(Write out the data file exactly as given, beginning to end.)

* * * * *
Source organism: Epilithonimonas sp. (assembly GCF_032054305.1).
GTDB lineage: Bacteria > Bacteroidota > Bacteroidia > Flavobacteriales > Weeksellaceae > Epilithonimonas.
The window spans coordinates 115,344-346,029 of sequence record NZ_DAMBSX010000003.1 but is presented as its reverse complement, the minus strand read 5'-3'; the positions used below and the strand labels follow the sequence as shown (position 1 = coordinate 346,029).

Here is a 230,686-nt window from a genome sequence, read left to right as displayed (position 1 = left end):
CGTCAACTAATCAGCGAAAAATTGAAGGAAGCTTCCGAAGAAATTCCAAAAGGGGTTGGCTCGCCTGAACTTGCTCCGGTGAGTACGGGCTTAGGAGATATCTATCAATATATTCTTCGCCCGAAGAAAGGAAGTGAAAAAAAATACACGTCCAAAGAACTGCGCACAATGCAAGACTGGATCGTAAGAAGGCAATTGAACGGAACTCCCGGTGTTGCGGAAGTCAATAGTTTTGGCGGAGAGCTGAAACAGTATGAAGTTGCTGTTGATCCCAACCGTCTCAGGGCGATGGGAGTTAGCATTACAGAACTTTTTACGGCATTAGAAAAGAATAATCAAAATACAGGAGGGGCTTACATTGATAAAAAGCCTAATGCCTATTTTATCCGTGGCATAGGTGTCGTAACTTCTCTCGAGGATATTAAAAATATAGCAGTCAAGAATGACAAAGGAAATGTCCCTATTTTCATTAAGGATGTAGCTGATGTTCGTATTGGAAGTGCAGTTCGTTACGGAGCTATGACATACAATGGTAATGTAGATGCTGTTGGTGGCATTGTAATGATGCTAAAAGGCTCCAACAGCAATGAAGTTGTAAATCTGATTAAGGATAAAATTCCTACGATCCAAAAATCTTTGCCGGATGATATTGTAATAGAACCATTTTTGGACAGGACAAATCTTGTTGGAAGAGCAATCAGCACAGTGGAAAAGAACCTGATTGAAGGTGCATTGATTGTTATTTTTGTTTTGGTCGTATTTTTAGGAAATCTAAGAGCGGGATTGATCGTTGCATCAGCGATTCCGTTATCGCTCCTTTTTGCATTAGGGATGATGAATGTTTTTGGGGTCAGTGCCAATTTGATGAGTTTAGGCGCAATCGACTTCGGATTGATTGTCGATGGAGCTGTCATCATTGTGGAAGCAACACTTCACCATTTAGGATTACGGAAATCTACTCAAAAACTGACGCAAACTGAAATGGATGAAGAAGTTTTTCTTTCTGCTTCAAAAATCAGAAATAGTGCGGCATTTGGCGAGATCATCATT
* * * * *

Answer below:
Source organism: Epilithonimonas sp. (assembly GCF_032054305.1).
GTDB lineage: Bacteria > Bacteroidota > Bacteroidia > Flavobacteriales > Weeksellaceae > Epilithonimonas.
The window spans coordinates 115,344-346,029 of sequence record NZ_DAMBSX010000003.1 but is presented as its reverse complement, the minus strand read 5'-3'; the positions used below and the strand labels follow the sequence as shown (position 1 = coordinate 346,029).

Here is a 230,686-nt window from a genome sequence, read left to right as displayed (position 1 = left end):
CGTCAACTAATCAGCGAAAAATTGAAGGAAGCTTCCGAAGAAATTCCAAAAGGGGTTGGCTCGCCTGAACTTGCTCCGGTGAGTACGGGCTTAGGAGATATCTATCAATATATTCTTCGCCCGAAGAAAGGAAGTGAAAAAAAATACACGTCCAAAGAACTGCGCACAATGCAAGACTGGATCGTAAGAAGGCAATTGAACGGAACTCCCGGTGTTGCGGAAGTCAATAGTTTTGGCGGAGAGCTGAAACAGTATGAAGTTGCTGTTGATCCCAACCGTCTCAGGGCGATGGGAGTTAGCATTACAGAACTTTTTACGGCATTAGAAAAGAATAATCAAAATACAGGAGGGGCTTACATTGATAAAAAGCCTAATGCCTATTTTATCCGTGGCATAGGTGTCGTAACTTCTCTCGAGGATATTAAAAATATAGCAGTCAAGAATGACAAAGGAAATGTCCCTATTTTCATTAAGGATGTAGCTGATGTTCGTATTGGAAGTGCAGTTCGTTACGGAGCTATGACATACAATGGTAATGTAGATGCTGTTGGTGGCATTGTAATGATGCTAAAAGGCTCCAACAGCAATGAAGTTGTAAATCTGATTAAGGATAAAATTCCTACGATCCAAAAATCTTTGCCGGATGATATTGTAATAGAACCATTTTTGGACAGGACAAATCTTGTTGGAAGAGCAATCAGCACAGTGGAAAAGAACCTGATTGAAGGTGCATTGATTGTTATTTTTGTTTTGGTCGTATTTTTAGGAAATCTAAGAGCGGGATTGATCGTTGCATCAGCGATTCCGTTATCGCTCCTTTTTGCATTAGGGATGATGAATGTTTTTGGGGTCAGTGCCAATTTGATGAGTTTAGGCGCAATCGACTTCGGATTGATTGTCGATGGAGCTGTCATCATTGTGGAAGCAACACTTCACCATTTAGGATTACGGAAATCTACTCAAAAACTGACGCAAACTGAAATGGATGAAGAAGTTTTTCTTTCTGCTTCAAAAATCAGAAATAGTGCGGCATTTGGCGAGATCATCATT